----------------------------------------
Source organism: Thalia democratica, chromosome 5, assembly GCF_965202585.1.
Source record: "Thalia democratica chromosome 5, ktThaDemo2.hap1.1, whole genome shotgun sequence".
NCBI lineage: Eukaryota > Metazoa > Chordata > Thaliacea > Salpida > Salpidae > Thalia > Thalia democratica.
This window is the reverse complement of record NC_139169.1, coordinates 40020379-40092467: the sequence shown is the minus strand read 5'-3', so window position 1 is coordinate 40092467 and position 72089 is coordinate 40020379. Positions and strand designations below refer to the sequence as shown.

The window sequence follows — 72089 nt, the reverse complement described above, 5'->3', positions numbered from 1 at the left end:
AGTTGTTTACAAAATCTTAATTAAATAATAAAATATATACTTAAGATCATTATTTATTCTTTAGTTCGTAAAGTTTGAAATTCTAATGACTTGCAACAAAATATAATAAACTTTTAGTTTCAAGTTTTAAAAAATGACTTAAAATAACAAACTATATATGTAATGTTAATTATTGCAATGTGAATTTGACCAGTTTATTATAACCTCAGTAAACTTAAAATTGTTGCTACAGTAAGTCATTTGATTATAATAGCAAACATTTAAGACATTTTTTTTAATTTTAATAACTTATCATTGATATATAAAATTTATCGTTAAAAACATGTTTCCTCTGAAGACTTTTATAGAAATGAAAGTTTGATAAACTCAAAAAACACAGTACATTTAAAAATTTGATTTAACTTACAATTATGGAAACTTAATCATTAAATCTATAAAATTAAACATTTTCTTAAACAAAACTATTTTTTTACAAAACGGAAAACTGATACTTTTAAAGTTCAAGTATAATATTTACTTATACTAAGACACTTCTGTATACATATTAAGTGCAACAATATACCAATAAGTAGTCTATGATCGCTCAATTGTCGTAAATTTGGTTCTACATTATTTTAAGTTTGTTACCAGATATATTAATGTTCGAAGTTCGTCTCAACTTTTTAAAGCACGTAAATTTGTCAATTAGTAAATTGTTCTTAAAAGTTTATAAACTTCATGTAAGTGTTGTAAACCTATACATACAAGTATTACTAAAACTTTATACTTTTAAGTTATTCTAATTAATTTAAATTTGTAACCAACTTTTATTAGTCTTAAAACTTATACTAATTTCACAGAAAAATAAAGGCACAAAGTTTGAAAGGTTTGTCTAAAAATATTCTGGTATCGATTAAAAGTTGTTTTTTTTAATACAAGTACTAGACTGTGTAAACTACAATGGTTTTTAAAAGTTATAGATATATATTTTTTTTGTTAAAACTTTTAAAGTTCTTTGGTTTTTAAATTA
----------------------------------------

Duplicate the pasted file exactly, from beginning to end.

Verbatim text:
Source organism: Thalia democratica, chromosome 5, assembly GCF_965202585.1.
Source record: "Thalia democratica chromosome 5, ktThaDemo2.hap1.1, whole genome shotgun sequence".
NCBI lineage: Eukaryota > Metazoa > Chordata > Thaliacea > Salpida > Salpidae > Thalia > Thalia democratica.
This window is the reverse complement of record NC_139169.1, coordinates 40020379-40092467: the sequence shown is the minus strand read 5'-3', so window position 1 is coordinate 40092467 and position 72089 is coordinate 40020379. Positions and strand designations below refer to the sequence as shown.

The window sequence follows — 72089 nt, the reverse complement described above, 5'->3', positions numbered from 1 at the left end:
AGTTGTTTACAAAATCTTAATTAAATAATAAAATATATACTTAAGATCATTATTTATTCTTTAGTTCGTAAAGTTTGAAATTCTAATGACTTGCAACAAAATATAATAAACTTTTAGTTTCAAGTTTTAAAAAATGACTTAAAATAACAAACTATATATGTAATGTTAATTATTGCAATGTGAATTTGACCAGTTTATTATAACCTCAGTAAACTTAAAATTGTTGCTACAGTAAGTCATTTGATTATAATAGCAAACATTTAAGACATTTTTTTTAATTTTAATAACTTATCATTGATATATAAAATTTATCGTTAAAAACATGTTTCCTCTGAAGACTTTTATAGAAATGAAAGTTTGATAAACTCAAAAAACACAGTACATTTAAAAATTTGATTTAACTTACAATTATGGAAACTTAATCATTAAATCTATAAAATTAAACATTTTCTTAAACAAAACTATTTTTTTACAAAACGGAAAACTGATACTTTTAAAGTTCAAGTATAATATTTACTTATACTAAGACACTTCTGTATACATATTAAGTGCAACAATATACCAATAAGTAGTCTATGATCGCTCAATTGTCGTAAATTTGGTTCTACATTATTTTAAGTTTGTTACCAGATATATTAATGTTCGAAGTTCGTCTCAACTTTTTAAAGCACGTAAATTTGTCAATTAGTAAATTGTTCTTAAAAGTTTATAAACTTCATGTAAGTGTTGTAAACCTATACATACAAGTATTACTAAAACTTTATACTTTTAAGTTATTCTAATTAATTTAAATTTGTAACCAACTTTTATTAGTCTTAAAACTTATACTAATTTCACAGAAAAATAAAGGCACAAAGTTTGAAAGGTTTGTCTAAAAATATTCTGGTATCGATTAAAAGTTGTTTTTTTTAATACAAGTACTAGACTGTGTAAACTACAATGGTTTTTAAAAGTTATAGATATATATTTTTTTTGTTAAAACTTTTAAAGTTCTTTGGTTTTTAAATTA